• Nome 5 of Lower Egypt (Northern shield land)
  • Nome 6 of Lower Egypt (Mountain bull land)
  • Nome 7 of Lower Egypt (West harpoon land)
  • Nome 8 of Lower Egypt (East harpoon land)
  • Nome 9 of Lower Egypt (Andjety god land)
  • Nome 10 of Lower Egypt (Black bull land)
  • Nome 11 of Lower Egypt (Heseb bull land)
  • Nome 12 of Lower Egypt (Calf and Cow land)
  • Nome 13 of Lower Egypt (Prospering Sceptre land)
  • Nome 14 of Lower Egypt (Eastmost land)
  • Nome 15 of Lower Egypt (Ibis-Tehut land)
  • Nome 16 of Lower Egypt (Fish land)
  • Nome 17 of Lower Egypt (The throne land)
  • Nome 18 of Lower Egypt (Prince of the South land)
  • Nome 19 of Lower Egypt (Prince of the North land)
  • Nome 20 of Lower Egypt (Sopdu-Plumed Falcon land)

Upper Egypt nomes

Upper Egypt nomes UpperEgyptNomes.png
Upper Egypt nomes
Middle Egypt nomes Middle Egypt Nomes.jpg
Middle Egypt nomes

Upper Egypt was divided into 22 nomes. The first of these was centered on Elephantine close to Egypt's border with Nubia at the First Cataract – the area of modern-day Aswan. From there the numbering progressed downriver in an orderly fashion along the narrow fertile strip of land that was the Nile valley. Waset (ancient Thebes or contemporary Luxor) was in the Fourth Nome, Amarna in the Fourteenth, and Meidum in the Twenty-first.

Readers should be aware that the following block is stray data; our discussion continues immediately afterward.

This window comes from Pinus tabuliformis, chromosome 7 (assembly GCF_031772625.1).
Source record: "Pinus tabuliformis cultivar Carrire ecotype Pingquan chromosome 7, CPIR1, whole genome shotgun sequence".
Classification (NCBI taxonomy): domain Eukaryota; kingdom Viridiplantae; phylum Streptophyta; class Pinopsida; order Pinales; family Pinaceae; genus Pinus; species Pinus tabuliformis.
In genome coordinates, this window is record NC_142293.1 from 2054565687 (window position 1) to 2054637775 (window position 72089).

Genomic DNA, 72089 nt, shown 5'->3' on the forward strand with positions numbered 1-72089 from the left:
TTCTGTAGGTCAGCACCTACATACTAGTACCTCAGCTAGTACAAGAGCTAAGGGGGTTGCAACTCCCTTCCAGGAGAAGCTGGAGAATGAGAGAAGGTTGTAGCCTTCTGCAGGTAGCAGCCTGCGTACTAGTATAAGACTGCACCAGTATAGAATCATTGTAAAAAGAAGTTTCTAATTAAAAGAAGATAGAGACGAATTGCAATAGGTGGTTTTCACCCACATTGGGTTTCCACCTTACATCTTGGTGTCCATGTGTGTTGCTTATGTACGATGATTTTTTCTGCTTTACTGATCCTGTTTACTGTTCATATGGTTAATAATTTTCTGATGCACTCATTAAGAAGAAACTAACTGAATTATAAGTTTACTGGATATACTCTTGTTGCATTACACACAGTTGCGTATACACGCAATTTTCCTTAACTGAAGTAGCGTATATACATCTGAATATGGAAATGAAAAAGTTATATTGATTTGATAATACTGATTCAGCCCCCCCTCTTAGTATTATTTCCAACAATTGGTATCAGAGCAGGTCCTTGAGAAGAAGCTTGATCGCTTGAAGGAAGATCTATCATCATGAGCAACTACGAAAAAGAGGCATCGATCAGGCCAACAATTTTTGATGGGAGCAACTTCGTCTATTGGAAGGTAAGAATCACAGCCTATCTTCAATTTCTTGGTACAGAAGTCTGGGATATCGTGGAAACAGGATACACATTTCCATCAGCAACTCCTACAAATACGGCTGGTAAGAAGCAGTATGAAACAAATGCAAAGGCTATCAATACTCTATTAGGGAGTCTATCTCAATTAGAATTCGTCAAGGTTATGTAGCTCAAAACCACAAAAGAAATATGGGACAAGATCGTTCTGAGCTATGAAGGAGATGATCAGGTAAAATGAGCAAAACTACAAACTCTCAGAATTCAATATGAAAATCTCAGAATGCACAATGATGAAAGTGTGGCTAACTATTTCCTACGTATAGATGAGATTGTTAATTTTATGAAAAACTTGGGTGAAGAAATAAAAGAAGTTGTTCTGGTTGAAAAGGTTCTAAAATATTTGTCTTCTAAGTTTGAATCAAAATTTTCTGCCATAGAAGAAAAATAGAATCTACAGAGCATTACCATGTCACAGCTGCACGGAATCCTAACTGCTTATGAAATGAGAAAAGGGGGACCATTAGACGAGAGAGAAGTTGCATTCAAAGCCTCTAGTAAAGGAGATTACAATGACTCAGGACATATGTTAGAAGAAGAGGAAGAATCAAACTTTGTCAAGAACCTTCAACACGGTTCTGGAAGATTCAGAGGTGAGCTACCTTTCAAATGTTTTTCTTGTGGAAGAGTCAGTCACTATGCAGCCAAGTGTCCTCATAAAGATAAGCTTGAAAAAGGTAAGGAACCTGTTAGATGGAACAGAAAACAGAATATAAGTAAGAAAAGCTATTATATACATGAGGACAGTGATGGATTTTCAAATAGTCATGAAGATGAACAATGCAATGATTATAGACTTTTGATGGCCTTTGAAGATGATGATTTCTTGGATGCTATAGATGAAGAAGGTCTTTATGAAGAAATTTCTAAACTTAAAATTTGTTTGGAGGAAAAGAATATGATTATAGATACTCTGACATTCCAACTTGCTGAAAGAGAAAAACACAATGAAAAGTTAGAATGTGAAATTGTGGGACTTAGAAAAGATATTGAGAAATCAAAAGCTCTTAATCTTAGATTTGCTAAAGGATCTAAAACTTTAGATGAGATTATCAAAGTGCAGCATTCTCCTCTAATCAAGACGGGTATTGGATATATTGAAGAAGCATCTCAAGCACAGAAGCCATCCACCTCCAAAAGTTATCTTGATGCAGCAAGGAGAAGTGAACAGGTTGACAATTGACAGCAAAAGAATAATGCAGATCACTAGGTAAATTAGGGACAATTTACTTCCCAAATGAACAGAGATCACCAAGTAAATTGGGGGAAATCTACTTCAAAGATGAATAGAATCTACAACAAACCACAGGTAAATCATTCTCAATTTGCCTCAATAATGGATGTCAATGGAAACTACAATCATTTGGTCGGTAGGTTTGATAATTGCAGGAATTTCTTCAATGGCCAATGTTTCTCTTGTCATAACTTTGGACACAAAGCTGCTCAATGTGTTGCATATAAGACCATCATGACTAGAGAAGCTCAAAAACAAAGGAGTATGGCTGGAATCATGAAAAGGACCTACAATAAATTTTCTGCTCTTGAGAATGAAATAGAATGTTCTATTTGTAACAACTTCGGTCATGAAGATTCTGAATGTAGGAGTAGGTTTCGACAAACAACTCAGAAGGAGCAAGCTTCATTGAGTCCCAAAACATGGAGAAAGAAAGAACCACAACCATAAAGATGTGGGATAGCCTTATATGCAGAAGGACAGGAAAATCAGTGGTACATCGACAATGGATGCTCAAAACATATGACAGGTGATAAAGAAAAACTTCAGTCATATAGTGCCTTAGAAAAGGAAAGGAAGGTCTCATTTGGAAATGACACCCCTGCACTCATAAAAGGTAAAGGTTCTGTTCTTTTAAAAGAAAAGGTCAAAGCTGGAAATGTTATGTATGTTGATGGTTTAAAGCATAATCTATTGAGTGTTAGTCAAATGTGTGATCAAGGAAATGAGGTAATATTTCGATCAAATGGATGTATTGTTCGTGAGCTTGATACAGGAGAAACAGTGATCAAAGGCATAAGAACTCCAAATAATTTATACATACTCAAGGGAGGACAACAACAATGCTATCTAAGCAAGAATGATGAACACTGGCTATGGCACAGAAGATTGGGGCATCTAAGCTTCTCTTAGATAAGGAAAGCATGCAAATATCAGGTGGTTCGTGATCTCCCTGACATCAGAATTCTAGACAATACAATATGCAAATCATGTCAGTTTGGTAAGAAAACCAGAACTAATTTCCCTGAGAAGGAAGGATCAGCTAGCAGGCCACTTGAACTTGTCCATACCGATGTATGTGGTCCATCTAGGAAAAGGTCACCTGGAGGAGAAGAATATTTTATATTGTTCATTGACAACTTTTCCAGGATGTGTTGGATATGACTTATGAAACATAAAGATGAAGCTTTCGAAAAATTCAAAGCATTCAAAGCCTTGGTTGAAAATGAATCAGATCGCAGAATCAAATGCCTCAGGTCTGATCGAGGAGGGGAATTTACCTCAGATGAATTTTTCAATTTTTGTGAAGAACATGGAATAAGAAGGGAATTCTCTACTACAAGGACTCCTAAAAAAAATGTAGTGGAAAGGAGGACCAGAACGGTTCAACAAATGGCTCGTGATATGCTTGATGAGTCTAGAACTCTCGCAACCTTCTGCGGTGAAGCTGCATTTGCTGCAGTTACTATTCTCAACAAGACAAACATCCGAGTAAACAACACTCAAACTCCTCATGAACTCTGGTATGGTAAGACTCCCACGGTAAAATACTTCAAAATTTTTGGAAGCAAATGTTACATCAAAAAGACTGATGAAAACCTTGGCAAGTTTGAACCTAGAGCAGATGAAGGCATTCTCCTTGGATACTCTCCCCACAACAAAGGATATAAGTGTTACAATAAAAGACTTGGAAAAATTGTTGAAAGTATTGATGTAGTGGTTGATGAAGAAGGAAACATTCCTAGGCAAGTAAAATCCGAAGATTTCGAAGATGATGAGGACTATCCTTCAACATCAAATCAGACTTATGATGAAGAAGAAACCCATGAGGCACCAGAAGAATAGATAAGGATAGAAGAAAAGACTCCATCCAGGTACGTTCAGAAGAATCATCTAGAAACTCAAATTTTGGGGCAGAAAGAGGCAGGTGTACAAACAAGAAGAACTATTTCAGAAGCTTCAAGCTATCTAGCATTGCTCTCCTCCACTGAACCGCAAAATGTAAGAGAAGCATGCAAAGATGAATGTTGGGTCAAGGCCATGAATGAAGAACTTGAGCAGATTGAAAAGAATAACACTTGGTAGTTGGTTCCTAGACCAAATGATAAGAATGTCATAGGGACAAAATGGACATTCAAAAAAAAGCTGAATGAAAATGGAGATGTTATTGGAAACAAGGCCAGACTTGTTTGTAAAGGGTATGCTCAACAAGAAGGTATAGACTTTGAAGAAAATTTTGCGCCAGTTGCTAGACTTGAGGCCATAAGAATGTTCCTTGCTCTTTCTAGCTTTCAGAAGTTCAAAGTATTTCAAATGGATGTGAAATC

• Nome 1 of Upper Egypt (Bows land)
  • Nome 2 of Upper Egypt (Throne of Horus land)
  • Nome 3 of Upper Egypt (Shrine land)
  • Nome 4 of Upper Egypt (Sceptre land)
  • Nome 5 of Upper Egypt (The two falcons land)
  • Nome 6 of Upper Egypt (The crocodile land)
  • Nome 7 of Upper Egypt (Sistrum land)